How Does Changing Name by Marriage Affect French & English Properties


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How Does Changing Name by Marriage Affect French & English Properties

Charlotte Macdonald is a Senior Associate Solicitor in Stone King’s international and cross-border team. She answers legal and practical questions that are often asked by her clients in relation to France; whether that be buying or selling property in France, inheritance law, or how inheritance and capital gains tax are treated between the UK and France. Here, she looks at the affects that a name change through marriage has on properties owned in both France and the UK.

Q: If I change my name once I am married, will it affect my properties in France and in England if I need to sell them or if I pass away?

I have recently married and have decided to change my last name to that of my husband. We owned a property jointly in France before we married and I also own a property in my sole name in England. I am worried that because the property deeds will no longer show my name, that there will be difficulties if I wish to sell the properties, or if I die my family may no longer be able to inherit the properties.

I am a British national and live in England. Our home in France is a holiday home.


Answer: there are different rules to consider concerning your French and UK homes

In England

In England there is no legal requirement to change your name on your property deeds if you changed your name following your marriage. However, if you want to update your name, you can do so by sending HM Land Registry a ‘Change the Register’ Form (Form AP1) and a copy of your UK marriage certificate. More detail can be found on the Land Registry website.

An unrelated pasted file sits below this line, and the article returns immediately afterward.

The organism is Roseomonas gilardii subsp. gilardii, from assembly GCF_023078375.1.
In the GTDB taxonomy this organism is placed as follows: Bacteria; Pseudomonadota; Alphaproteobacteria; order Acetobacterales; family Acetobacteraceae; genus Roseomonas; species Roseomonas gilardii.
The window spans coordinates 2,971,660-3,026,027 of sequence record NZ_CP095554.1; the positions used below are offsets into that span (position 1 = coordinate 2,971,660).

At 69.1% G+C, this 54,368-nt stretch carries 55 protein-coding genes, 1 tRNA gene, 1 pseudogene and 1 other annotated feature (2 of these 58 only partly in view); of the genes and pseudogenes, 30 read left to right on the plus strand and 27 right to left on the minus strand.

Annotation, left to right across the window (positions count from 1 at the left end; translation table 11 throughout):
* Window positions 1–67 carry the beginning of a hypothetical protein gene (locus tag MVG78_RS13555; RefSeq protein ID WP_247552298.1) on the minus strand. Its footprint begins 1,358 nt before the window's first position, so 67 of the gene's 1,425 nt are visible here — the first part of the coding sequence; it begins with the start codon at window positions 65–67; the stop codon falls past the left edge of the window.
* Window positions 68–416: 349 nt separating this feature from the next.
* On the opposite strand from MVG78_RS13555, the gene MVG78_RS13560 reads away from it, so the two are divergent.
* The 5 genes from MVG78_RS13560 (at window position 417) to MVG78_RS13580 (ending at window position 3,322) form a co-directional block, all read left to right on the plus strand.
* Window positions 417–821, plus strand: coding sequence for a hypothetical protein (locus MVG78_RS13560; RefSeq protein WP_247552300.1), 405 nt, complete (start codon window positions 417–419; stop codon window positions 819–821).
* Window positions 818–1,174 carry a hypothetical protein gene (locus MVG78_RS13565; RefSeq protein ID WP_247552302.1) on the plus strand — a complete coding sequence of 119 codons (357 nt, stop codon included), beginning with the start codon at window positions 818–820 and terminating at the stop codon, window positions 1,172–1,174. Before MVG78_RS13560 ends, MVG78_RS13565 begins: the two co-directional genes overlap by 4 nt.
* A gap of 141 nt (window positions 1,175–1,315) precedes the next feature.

The process is a little more complicated if you married in France, as you will also need to send the Land Registry a verified translation of the marriage certificate.

Although its not legally necessary to update your property deeds to show your change of name, it may be required if you are re-mortgaging and might help to speed up identity confirmation issues if you are selling.

If you pass away with your property still owned under your birth name, this won’t prevent the property passing to your beneficiaries under the terms of your Will (or to your family members under the intestacy rules if you don’t have a Will). However, when your Executors/Personal Representatives are applying for your estate’s grant of probate/grant of letters of administration, they should note that you were known by more than one name, and list all your known names. This means that both your married name and maiden name will appear on the grant. This will make dealing with the Land Registry more straightforward when it comes to selling the property or transferring it to your beneficiaries.

In France

Although in England we can change our name on marriage, in France it is a little different. On marriage a spouse has the right to use the name of the other spouse. This is known as the nom d’usage, and is the name that you use in your day to day life. This right generally comes to an end of divorce.

Even if you want to legally take your spouse’s name, under French law this isn’t possible and on French official documents, such as driving licences and passports, the name that you were born with will continue to be shown, even if you have married.

However you will have the option for your nom d’usage to be used on some documentation, and on others you will have the option for both your birth name and your nom d’usage to be shown.

French Property deeds will use your birth name, even after you have married and have adopted a nom d’usage. Therefore, the fact that your birth name is shown in your French property deeds will not cause a problem when you come to sell your French home, or if you pass away whilst still owning your French property.

For more information please contact the international and cross-border team at Stone King LLP –Charlotte Macdonald, Dan Harris, Raquel Ugalde, Emma Seaton, Bryony Anning and Marina Emmanouel either by calling +44(0)1225 337599 or by emailing [email protected].

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